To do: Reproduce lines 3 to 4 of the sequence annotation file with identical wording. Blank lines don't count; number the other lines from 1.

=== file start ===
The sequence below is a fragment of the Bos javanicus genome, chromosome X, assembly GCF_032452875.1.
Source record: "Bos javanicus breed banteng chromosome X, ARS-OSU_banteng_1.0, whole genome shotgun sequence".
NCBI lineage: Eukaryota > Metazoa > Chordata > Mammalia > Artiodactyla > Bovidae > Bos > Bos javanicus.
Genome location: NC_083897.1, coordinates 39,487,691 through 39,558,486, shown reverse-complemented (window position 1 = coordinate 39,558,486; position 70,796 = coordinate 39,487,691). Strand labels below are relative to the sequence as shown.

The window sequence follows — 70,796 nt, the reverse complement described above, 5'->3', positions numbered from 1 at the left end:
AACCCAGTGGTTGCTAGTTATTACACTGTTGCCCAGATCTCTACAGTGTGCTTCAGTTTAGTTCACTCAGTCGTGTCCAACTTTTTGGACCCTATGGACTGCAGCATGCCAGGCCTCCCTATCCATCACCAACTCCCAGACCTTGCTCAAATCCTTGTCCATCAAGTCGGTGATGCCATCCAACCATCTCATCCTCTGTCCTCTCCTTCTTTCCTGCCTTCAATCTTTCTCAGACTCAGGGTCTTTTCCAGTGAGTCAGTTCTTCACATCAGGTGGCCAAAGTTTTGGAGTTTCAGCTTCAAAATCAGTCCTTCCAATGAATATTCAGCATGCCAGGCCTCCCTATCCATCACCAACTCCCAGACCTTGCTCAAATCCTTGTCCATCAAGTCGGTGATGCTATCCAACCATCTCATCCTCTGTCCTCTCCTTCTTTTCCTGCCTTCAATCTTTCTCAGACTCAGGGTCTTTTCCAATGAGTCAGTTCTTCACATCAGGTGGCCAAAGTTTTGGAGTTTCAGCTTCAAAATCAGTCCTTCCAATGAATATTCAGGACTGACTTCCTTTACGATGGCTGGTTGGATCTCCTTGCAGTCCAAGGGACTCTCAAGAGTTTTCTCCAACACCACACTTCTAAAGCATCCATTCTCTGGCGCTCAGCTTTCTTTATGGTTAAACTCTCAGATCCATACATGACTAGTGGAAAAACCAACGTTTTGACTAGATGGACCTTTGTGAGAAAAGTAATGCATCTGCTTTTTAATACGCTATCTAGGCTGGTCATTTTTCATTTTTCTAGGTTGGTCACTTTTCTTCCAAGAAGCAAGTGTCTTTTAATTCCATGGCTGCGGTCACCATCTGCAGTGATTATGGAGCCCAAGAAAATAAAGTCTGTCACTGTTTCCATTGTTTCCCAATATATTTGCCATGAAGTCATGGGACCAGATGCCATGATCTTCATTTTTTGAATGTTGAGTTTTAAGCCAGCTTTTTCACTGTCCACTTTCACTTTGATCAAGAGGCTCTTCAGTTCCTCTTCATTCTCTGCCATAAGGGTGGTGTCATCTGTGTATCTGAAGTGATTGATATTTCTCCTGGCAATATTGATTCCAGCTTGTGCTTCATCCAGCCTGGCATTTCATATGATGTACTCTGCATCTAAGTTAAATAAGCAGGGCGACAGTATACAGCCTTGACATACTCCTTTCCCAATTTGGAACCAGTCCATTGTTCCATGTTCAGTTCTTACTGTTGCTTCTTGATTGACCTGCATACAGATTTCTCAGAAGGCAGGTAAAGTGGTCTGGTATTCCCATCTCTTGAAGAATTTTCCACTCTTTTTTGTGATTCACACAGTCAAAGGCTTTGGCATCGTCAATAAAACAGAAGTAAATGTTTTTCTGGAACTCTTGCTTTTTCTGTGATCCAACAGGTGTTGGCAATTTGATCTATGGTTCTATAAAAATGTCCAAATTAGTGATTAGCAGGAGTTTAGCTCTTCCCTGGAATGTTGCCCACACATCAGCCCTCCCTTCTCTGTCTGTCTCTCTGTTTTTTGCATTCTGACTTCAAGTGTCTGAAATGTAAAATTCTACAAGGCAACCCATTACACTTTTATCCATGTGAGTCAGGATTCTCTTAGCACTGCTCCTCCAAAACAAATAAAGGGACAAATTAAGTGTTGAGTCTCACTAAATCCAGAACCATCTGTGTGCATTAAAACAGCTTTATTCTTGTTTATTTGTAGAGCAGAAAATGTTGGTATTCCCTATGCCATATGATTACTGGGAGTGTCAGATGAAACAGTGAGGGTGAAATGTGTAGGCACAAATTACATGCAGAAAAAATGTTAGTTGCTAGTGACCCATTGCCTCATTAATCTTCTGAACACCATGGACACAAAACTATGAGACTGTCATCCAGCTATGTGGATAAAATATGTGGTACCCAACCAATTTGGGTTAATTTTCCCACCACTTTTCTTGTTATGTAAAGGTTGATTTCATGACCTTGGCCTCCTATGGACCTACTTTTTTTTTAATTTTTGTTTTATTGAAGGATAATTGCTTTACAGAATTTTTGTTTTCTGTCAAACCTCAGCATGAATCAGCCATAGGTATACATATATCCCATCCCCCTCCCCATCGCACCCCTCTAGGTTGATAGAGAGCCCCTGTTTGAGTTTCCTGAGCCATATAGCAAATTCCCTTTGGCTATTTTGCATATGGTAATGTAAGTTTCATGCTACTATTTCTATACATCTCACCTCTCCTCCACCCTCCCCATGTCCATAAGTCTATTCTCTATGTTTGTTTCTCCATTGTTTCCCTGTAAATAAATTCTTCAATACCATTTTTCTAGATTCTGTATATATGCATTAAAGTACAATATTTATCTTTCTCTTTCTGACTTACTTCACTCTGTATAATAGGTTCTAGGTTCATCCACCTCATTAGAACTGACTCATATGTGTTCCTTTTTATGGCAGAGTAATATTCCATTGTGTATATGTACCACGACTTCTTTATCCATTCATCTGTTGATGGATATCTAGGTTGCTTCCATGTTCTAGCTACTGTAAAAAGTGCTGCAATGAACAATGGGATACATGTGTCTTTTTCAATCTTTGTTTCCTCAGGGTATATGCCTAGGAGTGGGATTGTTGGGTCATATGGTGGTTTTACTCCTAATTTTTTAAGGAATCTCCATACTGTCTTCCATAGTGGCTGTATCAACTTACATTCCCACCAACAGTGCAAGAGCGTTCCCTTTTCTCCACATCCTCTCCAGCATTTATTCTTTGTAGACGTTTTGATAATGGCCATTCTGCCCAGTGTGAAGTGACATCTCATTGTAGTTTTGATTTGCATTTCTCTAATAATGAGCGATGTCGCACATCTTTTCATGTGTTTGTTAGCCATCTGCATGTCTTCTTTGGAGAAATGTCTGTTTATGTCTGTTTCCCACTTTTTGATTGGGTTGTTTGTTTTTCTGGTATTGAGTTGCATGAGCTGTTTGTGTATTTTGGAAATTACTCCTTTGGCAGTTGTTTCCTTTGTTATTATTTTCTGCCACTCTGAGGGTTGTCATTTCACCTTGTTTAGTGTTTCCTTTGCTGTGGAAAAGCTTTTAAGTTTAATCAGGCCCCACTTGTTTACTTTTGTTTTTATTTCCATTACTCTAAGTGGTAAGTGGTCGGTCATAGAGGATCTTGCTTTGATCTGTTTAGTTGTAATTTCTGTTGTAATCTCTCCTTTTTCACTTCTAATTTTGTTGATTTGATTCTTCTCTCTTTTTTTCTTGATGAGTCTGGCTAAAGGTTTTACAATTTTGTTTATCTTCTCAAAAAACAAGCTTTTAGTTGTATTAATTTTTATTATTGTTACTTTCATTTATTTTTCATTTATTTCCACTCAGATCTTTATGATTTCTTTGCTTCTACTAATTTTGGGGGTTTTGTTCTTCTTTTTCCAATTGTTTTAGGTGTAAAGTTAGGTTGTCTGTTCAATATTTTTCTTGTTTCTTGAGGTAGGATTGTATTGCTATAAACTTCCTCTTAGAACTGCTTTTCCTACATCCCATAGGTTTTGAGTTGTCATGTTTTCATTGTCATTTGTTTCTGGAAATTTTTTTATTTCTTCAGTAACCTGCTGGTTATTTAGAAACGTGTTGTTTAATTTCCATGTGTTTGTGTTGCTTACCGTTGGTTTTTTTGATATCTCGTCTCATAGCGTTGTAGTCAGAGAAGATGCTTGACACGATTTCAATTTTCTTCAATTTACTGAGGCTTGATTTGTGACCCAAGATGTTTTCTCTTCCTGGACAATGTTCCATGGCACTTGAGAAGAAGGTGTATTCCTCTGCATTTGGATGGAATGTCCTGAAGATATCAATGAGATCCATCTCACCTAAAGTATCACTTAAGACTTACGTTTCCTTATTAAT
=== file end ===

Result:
NCBI lineage: Eukaryota > Metazoa > Chordata > Mammalia > Artiodactyla > Bovidae > Bos > Bos javanicus.
Genome location: NC_083897.1, coordinates 39,487,691 through 39,558,486, shown reverse-complemented (window position 1 = coordinate 39,558,486; position 70,796 = coordinate 39,487,691). Strand labels below are relative to the sequence as shown.